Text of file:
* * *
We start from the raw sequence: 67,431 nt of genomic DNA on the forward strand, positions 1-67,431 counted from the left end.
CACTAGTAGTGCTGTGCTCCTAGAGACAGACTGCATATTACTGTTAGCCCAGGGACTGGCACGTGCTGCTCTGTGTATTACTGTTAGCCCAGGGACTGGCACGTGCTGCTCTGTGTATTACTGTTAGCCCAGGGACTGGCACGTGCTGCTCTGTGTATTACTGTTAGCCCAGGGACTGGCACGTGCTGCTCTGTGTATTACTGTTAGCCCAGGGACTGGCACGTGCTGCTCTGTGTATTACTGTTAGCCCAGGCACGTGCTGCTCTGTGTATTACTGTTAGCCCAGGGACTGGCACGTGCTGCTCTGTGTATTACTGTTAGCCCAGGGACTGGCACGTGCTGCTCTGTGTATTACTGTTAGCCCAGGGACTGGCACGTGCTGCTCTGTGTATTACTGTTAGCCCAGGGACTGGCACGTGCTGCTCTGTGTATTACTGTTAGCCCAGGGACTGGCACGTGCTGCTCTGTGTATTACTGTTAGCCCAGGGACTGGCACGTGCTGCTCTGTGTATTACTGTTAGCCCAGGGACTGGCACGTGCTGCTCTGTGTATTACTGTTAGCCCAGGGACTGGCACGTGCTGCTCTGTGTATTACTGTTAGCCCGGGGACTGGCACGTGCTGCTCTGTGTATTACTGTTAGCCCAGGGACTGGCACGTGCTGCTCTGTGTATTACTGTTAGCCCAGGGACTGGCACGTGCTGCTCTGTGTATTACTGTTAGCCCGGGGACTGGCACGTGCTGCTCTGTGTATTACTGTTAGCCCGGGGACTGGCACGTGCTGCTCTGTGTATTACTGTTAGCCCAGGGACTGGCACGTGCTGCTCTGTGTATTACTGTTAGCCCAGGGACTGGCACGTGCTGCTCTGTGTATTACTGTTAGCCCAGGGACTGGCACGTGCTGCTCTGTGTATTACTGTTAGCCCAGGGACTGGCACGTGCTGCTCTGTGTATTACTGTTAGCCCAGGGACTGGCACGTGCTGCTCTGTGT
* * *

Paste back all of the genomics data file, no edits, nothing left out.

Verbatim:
We start from the raw sequence: 67,431 nt of genomic DNA on the forward strand, positions 1-67,431 counted from the left end.
CACTAGTAGTGCTGTGCTCCTAGAGACAGACTGCATATTACTGTTAGCCCAGGGACTGGCACGTGCTGCTCTGTGTATTACTGTTAGCCCAGGGACTGGCACGTGCTGCTCTGTGTATTACTGTTAGCCCAGGGACTGGCACGTGCTGCTCTGTGTATTACTGTTAGCCCAGGGACTGGCACGTGCTGCTCTGTGTATTACTGTTAGCCCAGGGACTGGCACGTGCTGCTCTGTGTATTACTGTTAGCCCAGGCACGTGCTGCTCTGTGTATTACTGTTAGCCCAGGGACTGGCACGTGCTGCTCTGTGTATTACTGTTAGCCCAGGGACTGGCACGTGCTGCTCTGTGTATTACTGTTAGCCCAGGGACTGGCACGTGCTGCTCTGTGTATTACTGTTAGCCCAGGGACTGGCACGTGCTGCTCTGTGTATTACTGTTAGCCCAGGGACTGGCACGTGCTGCTCTGTGTATTACTGTTAGCCCAGGGACTGGCACGTGCTGCTCTGTGTATTACTGTTAGCCCAGGGACTGGCACGTGCTGCTCTGTGTATTACTGTTAGCCCAGGGACTGGCACGTGCTGCTCTGTGTATTACTGTTAGCCCGGGGACTGGCACGTGCTGCTCTGTGTATTACTGTTAGCCCAGGGACTGGCACGTGCTGCTCTGTGTATTACTGTTAGCCCAGGGACTGGCACGTGCTGCTCTGTGTATTACTGTTAGCCCGGGGACTGGCACGTGCTGCTCTGTGTATTACTGTTAGCCCGGGGACTGGCACGTGCTGCTCTGTGTATTACTGTTAGCCCAGGGACTGGCACGTGCTGCTCTGTGTATTACTGTTAGCCCAGGGACTGGCACGTGCTGCTCTGTGTATTACTGTTAGCCCAGGGACTGGCACGTGCTGCTCTGTGTATTACTGTTAGCCCAGGGACTGGCACGTGCTGCTCTGTGTATTACTGTTAGCCCAGGGACTGGCACGTGCTGCTCTGTGT